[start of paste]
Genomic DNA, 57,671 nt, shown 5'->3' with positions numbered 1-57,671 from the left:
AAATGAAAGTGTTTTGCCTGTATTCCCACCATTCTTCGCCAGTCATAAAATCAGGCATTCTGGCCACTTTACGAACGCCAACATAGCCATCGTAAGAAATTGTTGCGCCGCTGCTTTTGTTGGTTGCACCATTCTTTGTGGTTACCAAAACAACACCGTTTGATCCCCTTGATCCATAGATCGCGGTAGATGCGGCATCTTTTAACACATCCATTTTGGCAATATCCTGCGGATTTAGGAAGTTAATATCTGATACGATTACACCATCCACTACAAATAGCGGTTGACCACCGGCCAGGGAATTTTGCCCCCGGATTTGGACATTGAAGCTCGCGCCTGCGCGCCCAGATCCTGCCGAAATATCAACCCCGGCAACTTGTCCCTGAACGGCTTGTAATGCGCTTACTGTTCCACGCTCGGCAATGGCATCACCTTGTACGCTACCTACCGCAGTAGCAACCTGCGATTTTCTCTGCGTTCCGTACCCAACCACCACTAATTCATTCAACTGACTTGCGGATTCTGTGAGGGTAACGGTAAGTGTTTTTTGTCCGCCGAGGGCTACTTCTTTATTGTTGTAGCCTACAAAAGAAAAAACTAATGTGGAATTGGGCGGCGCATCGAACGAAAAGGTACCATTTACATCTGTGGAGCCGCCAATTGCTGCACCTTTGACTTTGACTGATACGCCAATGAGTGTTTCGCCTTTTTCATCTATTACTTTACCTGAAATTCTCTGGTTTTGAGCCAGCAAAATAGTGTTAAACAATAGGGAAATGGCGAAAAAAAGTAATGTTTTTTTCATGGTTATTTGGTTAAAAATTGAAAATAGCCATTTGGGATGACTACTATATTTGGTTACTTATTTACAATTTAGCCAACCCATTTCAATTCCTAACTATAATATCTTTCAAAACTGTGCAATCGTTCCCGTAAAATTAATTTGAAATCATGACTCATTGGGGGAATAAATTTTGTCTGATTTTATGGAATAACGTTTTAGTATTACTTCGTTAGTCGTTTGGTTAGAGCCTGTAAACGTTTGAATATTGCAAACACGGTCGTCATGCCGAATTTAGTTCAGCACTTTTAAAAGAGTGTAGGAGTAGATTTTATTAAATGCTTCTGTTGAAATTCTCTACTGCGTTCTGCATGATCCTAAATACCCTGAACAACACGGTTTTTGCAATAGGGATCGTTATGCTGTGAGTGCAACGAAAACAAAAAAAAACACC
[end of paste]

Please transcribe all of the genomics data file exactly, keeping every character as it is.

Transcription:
Genomic DNA, 57,671 nt, shown 5'->3' with positions numbered 1-57,671 from the left:
AAATGAAAGTGTTTTGCCTGTATTCCCACCATTCTTCGCCAGTCATAAAATCAGGCATTCTGGCCACTTTACGAACGCCAACATAGCCATCGTAAGAAATTGTTGCGCCGCTGCTTTTGTTGGTTGCACCATTCTTTGTGGTTACCAAAACAACACCGTTTGATCCCCTTGATCCATAGATCGCGGTAGATGCGGCATCTTTTAACACATCCATTTTGGCAATATCCTGCGGATTTAGGAAGTTAATATCTGATACGATTACACCATCCACTACAAATAGCGGTTGACCACCGGCCAGGGAATTTTGCCCCCGGATTTGGACATTGAAGCTCGCGCCTGCGCGCCCAGATCCTGCCGAAATATCAACCCCGGCAACTTGTCCCTGAACGGCTTGTAATGCGCTTACTGTTCCACGCTCGGCAATGGCATCACCTTGTACGCTACCTACCGCAGTAGCAACCTGCGATTTTCTCTGCGTTCCGTACCCAACCACCACTAATTCATTCAACTGACTTGCGGATTCTGTGAGGGTAACGGTAAGTGTTTTTTGTCCGCCGAGGGCTACTTCTTTATTGTTGTAGCCTACAAAAGAAAAAACTAATGTGGAATTGGGCGGCGCATCGAACGAAAAGGTACCATTTACATCTGTGGAGCCGCCAATTGCTGCACCTTTGACTTTGACTGATACGCCAATGAGTGTTTCGCCTTTTTCATCTATTACTTTACCTGAAATTCTCTGGTTTTGAGCCAGCAAAATAGTGTTAAACAATAGGGAAATGGCGAAAAAAAGTAATGTTTTTTTCATGGTTATTTGGTTAAAAATTGAAAATAGCCATTTGGGATGACTACTATATTTGGTTACTTATTTACAATTTAGCCAACCCATTTCAATTCCTAACTATAATATCTTTCAAAACTGTGCAATCGTTCCCGTAAAATTAATTTGAAATCATGACTCATTGGGGGAATAAATTTTGTCTGATTTTATGGAATAACGTTTTAGTATTACTTCGTTAGTCGTTTGGTTAGAGCCTGTAAACGTTTGAATATTGCAAACACGGTCGTCATGCCGAATTTAGTTCAGCACTTTTAAAAGAGTGTAGGAGTAGATTTTATTAAATGCTTCTGTTGAAATTCTCTACTGCGTTCTGCATGATCCTAAATACCCTGAACAACACGGTTTTTGCAATAGGGATCGTTATGCTGTGAGTGCAACGAAAACAAAAAAAAACACC